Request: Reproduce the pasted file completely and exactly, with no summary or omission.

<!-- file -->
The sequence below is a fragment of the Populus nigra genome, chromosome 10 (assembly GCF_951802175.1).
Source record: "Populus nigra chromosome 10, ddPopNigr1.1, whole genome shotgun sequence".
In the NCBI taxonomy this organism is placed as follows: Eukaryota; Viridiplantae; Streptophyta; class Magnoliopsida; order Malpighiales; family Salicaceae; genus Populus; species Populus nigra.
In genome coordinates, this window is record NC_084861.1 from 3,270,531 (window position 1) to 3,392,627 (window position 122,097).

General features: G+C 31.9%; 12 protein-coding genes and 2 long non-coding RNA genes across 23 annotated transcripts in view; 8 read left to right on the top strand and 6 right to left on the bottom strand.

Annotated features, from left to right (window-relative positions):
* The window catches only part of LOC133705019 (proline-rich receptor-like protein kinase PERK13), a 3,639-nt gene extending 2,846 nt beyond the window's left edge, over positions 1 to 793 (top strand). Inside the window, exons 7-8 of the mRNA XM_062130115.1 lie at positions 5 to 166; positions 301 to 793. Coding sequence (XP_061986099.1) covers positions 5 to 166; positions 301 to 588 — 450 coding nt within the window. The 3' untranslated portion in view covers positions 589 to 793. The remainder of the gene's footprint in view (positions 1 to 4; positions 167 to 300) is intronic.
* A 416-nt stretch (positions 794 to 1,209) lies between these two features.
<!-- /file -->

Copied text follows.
The sequence below is a fragment of the Populus nigra genome, chromosome 10 (assembly GCF_951802175.1).
Source record: "Populus nigra chromosome 10, ddPopNigr1.1, whole genome shotgun sequence".
In the NCBI taxonomy this organism is placed as follows: Eukaryota; Viridiplantae; Streptophyta; class Magnoliopsida; order Malpighiales; family Salicaceae; genus Populus; species Populus nigra.
In genome coordinates, this window is record NC_084861.1 from 3,270,531 (window position 1) to 3,392,627 (window position 122,097).

General features: G+C 31.9%; 12 protein-coding genes and 2 long non-coding RNA genes across 23 annotated transcripts in view; 8 read left to right on the top strand and 6 right to left on the bottom strand.

Annotated features, from left to right (window-relative positions):
* The window catches only part of LOC133705019 (proline-rich receptor-like protein kinase PERK13), a 3,639-nt gene extending 2,846 nt beyond the window's left edge, over positions 1 to 793 (top strand). Inside the window, exons 7-8 of the mRNA XM_062130115.1 lie at positions 5 to 166; positions 301 to 793. Coding sequence (XP_061986099.1) covers positions 5 to 166; positions 301 to 588 — 450 coding nt within the window. The 3' untranslated portion in view covers positions 589 to 793. The remainder of the gene's footprint in view (positions 1 to 4; positions 167 to 300) is intronic.
* A 416-nt stretch (positions 794 to 1,209) lies between these two features.